"Those boys also gave me a valuable understanding of the generation that is growing up behind us, the generation that is now fighting for our freedom and, when Victory comes, must build a new world.
"I missed them when they left.
"UNDOUBTEDLY," she continued, "the most important thing I've ever learned is something my father taught me ... He told me a lot of other things, too, no doubt. But this happens to be the only thing I remember. He told it to me when he was dying, you see.
"I remember that Saturday night so well. I had broken a date so I could stay at home. I had only to look at my father to know there wasn't much time left to be with him.
"' I've tried to make you happy,' he told me. 'But from now on -- not because I won't be with you much longer but because you have grown up -- your happiness will rest with you.
"' Happiness is never an accident,' he went on. 'It's the prize we get when we choose wisely from life's great stores. So don't reach out wildly for this and that and the other thing. You'll end up empty-handed if you do. Make up your mind what you want. Go after it. And be prepared to pay well for it.
"'I hope you'll go after the rooted things ... the self-respect that comes when we accept our share of responsibility. Satisfying work. Marriage. A home. A family. For these things grow better with time, not less. These things are the very bulwarks of happiness.'"
"Those were my father's last words to me," Irene explained gently. "Early the next morning I heard my mother crying and ran downstairs to learn that while we had slept my father had left us ... "
"So many times," she explained, "remembering what my father said, I've saved myself turmoil.
"WHEN I was studying in Chicago there was a boy for whom I had a fatal attraction. He also had a fatal attraction for me. Looking back I can't imagine why; and I know we would have been miserable together once our infatuation was over. However, I would have married that boy had I been able to get my father's face and voice ouf of my mind long enough to forget it was up to me to go to work and put my brother, Charles, through high school and college -- since most of the insurance money had been used to educate me."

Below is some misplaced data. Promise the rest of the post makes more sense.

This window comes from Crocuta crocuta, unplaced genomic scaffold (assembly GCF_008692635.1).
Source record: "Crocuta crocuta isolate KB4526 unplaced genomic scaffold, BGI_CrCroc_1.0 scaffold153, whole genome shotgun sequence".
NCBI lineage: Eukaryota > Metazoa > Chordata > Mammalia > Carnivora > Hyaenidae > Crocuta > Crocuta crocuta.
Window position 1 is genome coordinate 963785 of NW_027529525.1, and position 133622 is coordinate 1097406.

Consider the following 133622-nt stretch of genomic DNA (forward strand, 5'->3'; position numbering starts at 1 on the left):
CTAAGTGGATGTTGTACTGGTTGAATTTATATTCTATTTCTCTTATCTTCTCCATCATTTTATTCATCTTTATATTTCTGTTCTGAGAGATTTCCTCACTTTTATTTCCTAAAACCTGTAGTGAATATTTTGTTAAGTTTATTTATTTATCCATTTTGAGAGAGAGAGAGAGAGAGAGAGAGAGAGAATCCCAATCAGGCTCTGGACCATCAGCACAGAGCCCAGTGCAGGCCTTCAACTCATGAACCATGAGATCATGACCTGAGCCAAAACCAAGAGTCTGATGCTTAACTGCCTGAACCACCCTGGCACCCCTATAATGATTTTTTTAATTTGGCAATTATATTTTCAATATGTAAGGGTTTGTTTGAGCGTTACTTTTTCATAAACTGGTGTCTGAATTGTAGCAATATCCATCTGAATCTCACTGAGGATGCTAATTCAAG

There were other occasiont too when Irene saved her happiness by following the advice her father gave her.
There were a time the RKO officials were trying to get rid of her and she fought to play Sabra Cravat in "Cimarron."
Sabra was the plum role that year. It also was an exeedingly demanding role, for, you will remember, Sabra had to be as a young woman, a middle-aged woman and a grandmother.
Irene had never done anything but operettas. Her voice, not her dramatic ability was considered her fortune. But she had always wanted to play dramatic roles. And somehow she knew she could play Sabra.
"Go after what you want," her father had told her.
She went to the studio executives.
"You've spent a fortune testing practically everybody in Hollywood for this role," she told them. "You have me on your hands. You don't know what to do with me. With musicals out, as they are, I'm a liability. So why not give me the same chance you're giving outsiders? I might surprise you. I might turn into an asset."
"Prepare to pay well for the things you want," her father had told her.
Before she took her test she worked day and night on dialogue. But that was only the beginning. During the sixteen weeks "Cimarron" was in production she worked and studied the way most people never work or study in their whole lives. With the release of "Cimarron" she was hailed as a brilliant dramatic actress and instead of thinking how they could get rid of her the RKO big shots considered ways of making her contract ironclad.
There was the time when Irene, remembering what her father had said about marriage's being a bulwark to happiness, arranged with her studio for a two weeks holiday and rushed to Doctor Griffin in New York. Columnists had been insisting she and the doctor were considering a divorce.
He was amazed when she barged in on him early one morning.
"Irene," he said, "I'm so happy to see you. I ..."
Breathlessly, cheeks flushed, eyes shining, she stood before him.
"Frank," she said, "I've come three thousand miles to tell you I'll quit pictures gladly if you wish it. I won't have you disturbed by newspaper rumors. I'd rather, a hundred times ..."
He took her in his arms. "I wouldn't let you give up your work," he told her. "I know how much it means to you. I know, better than anyone, how you have worked to get where you are. And even if the rumors had disturbed me before, they couldn't now -- not after this journey of yours and this offer."
"Missy" and her mother - who have found a right, and happy way to live
IRENE incidentally, hasn't too much patience with those who cry about the difficulties of being happily married.